ing the sample in the presence of magnesium oxid. In several of the
samples examined high ammonia results were obtained which might
indicate some degree of putrefaction. It is questionable, however,
whether the ammonia results obtained by the magnesium oxid
method are not too high.
Many investigators have stated that ammonia salts are present in
meat extracts. Probably the ammonia combines with acids of the
fatty series to form these salts, which are soluble in alcohol and vola-
tile with alcohol vapor. The ammonia is estimated by dissolving 10
grams of the meat extract in water, adding barium carbonate and
distilling. It has been suggested that ammonium salts, especially
ammonium sulphate, are added to meat preparations to increase the
nitrogen content, and in some of the extracts examined a relatively
high sulphur content was noted.
Weidel b first called attention to the presence of succinic acid in meat
extracts. Salkowski, c Kutscher and Steudel/ and others claimed
« IT. S. Dept. Agr., Bureau of Chemistry, Bui. 107, p. 9.
bLiebig'sAnnalen, 1871, 158:353.
cZts. klin. Med., 1890, Supplement to vol. 17, p. 77.
d Zts. physiol. Chem. , 1903, 38 : 101.
42 MEAT EXTRACTS.
that succinic acid was a putrefaction product and its presence in
meat extract showed that fresh meat had not been used in manufac-
turing the extract. Siegfried held that the source of the succinic
acid is a definite substance of acid character and he called this sub-
stance " Phosphorfleisch Saure" or "Muskelnucleon." Later work,
however, indicates that succinic acid is a cleavage product of fresh
meat formed by the action, at high temperature, of dextrose or other
reducing substance on amido acids, especially aspartic acid. Conse-
quently, the presence of succinic acid in a meat extract does not
mean that spoiled meat was used in its manufacture. In 1904 two
or three brands of American meat extract were tested for the pres-
ence of succinic acid by means of ether extraction and the pine sliver
test and this body was shown to be present. .
The question of the presence of succinic acid in meat extracts is
thoroughly discussed in a recent publication of the German Board of
Health. 6 "
The ether extract should not be above 0.6 per cent in a sample of
meat extract, as the fat is liable to become rancid and injure the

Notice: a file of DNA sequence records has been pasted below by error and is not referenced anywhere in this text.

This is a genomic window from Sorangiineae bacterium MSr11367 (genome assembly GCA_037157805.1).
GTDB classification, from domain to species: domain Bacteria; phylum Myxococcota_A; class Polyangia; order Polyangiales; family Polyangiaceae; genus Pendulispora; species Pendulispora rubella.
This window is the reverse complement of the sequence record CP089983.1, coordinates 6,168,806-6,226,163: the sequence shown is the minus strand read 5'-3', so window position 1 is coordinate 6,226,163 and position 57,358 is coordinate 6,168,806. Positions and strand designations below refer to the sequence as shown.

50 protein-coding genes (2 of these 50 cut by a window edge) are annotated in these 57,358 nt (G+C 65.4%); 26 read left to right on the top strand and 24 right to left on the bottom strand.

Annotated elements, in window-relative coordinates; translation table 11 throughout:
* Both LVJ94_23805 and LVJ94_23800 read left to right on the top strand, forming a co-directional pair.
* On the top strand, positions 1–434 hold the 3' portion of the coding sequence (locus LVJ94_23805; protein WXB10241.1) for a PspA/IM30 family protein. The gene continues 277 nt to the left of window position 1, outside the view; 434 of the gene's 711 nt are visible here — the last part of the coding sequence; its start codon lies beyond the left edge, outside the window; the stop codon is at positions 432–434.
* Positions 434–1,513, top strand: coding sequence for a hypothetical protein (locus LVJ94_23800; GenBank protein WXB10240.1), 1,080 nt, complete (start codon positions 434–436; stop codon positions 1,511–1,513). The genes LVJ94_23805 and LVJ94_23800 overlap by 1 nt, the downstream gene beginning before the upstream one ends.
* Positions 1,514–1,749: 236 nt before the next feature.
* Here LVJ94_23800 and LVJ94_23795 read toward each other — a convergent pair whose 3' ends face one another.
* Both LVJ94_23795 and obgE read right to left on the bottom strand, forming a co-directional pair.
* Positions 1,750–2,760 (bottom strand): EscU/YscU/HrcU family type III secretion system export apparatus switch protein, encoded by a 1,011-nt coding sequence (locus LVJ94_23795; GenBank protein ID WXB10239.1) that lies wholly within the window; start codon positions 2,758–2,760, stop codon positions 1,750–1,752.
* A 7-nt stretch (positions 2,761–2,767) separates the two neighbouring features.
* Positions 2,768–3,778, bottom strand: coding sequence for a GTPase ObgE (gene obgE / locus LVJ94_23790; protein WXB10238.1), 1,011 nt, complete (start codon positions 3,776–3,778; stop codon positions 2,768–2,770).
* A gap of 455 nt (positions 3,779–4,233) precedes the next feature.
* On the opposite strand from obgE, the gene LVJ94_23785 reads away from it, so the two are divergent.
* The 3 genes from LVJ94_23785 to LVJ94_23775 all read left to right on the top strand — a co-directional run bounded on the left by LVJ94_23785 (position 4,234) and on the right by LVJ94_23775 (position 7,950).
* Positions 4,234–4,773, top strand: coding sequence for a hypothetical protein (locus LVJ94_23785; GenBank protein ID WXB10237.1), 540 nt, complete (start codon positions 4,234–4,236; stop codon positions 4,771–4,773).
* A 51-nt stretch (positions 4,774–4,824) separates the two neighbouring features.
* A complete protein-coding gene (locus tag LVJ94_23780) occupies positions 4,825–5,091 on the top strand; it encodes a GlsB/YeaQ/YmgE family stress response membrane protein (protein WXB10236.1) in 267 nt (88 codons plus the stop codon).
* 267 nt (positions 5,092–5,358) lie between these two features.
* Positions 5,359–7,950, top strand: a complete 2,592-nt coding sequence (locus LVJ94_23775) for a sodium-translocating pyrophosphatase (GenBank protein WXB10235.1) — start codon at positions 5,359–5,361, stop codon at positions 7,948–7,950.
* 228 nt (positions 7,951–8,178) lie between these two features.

flavor of the product. Moreover, a high fat content shows lack of
care in preparing the extract.
The provisional method employed for determining the ether ex-
tract c is conducted as follows:
Dry the sample over night in the presence of dry sand in a lead dish
at the temperature of boiling water. Then thoroughly grind and
extract the dried sample with anhydrous ether, in a continuous ex-
traction apparatus for sixteen hours. Satisfactory duplicate results
are obtainable by this method, but it is the opinion of the authors
that the sample should be digested with pepsin and acid before ex-
tracting with ether, in order to break up the proteid matter and thus
expose the fat to the action of the ether more completely.
That glycerol has Deen added to fluid meat extracts and other
similar preparations is well known, and it was found in several of the
samples reported in this bulletin. The purpose in adding it seems
to be to give the product additional smoothness and bod}". More-
over, glycerol is of considerable value as a preservative. Glycerol
is burned in the body and thus becomes a source of energy, but it
does not act as a proteid sparer.
Various methods were tried for the determination of glycerol in
meat extracts and related products, including the method of the
a Zts. physiol. Chem., 1903, 39 : 126.
&Arb. kaiserl. Gesundheitsamte, 1906. vol. 24.
cU. S. Dept.- Agr., Bureau of Chemistry, Bui. 107, p. 114.
METHODS OF ANALYSIS. 43
Association of Official Agricultural Chemists a for the determina-
tion of glycerol in wines, and Lane's method, 6 as well as numerous
extraction methods. Among the solvents used were benzol, amyl-
acetate, gasoline, carbon tetrachlorid, carbon bisulphid, and acetone.
All of these solvents extract varying amounts of meat bases, or
extractives, and give different results on the glycerol present. The
following reagents were used to precipitate the dissolved meat bases:
Lead acetate, silver nitrate, and phosphotungstic acid. The best
results were obtained by extracting with acetone, the meat bases
being precipitated first with silver nitrate, lollowed by phospho-
tungstic acid. The glycerol in the filtrate was estimated by the
Hehner c method.
Shukoff and Shestakoff d describe an acetone extraction method,
but weigh the glycerol, and it is impossible to estimate this bod}" in
the case of meat extracts by weighing on account of the salts and
extractives dissolved by the acetone and weighed as glycerol.
A method using anhydrous copper sulphate and extracting with
acetone is now under investigation.
A qualitative test for nitrates was made in 28 samples of meat
extracts, meat peptones, fluid meat juices, and fluid extracts. The
samples were collected in July, 1907, and in general represent the
same brands as were used in the other studies.
The diphenylamin e test was used. The reagent was made by
dissolving 1 part of diphenylamin in 100 parts of concentrated sul-
phuric acid. The test was applied as follows:
Transfer 1.5 grams of the semisolid, or 1 cc of the liquid extracts,
to a 250 cc beaker and boil with animal charcoal for two or three
minutes. Filter the solution hot and test one drop of the filtrate
on a porcelain plate with three drops of the diphenylamin reagent.
A blue color indicates nitrates, and the depth of color shows in a
general way the amount of nitrates present.
Negative tests for nitrates were obtained in the case of 14 of the
28 samples examined. The results on the 14 samples giving posi-
o U. S. Dept. Agr., Bureau of Chemistry, Bui. 107, p. 83.
b Unpublished. The method reads as follows:
Precipitate a known weight or volume with basic lead acetate, make, up to a known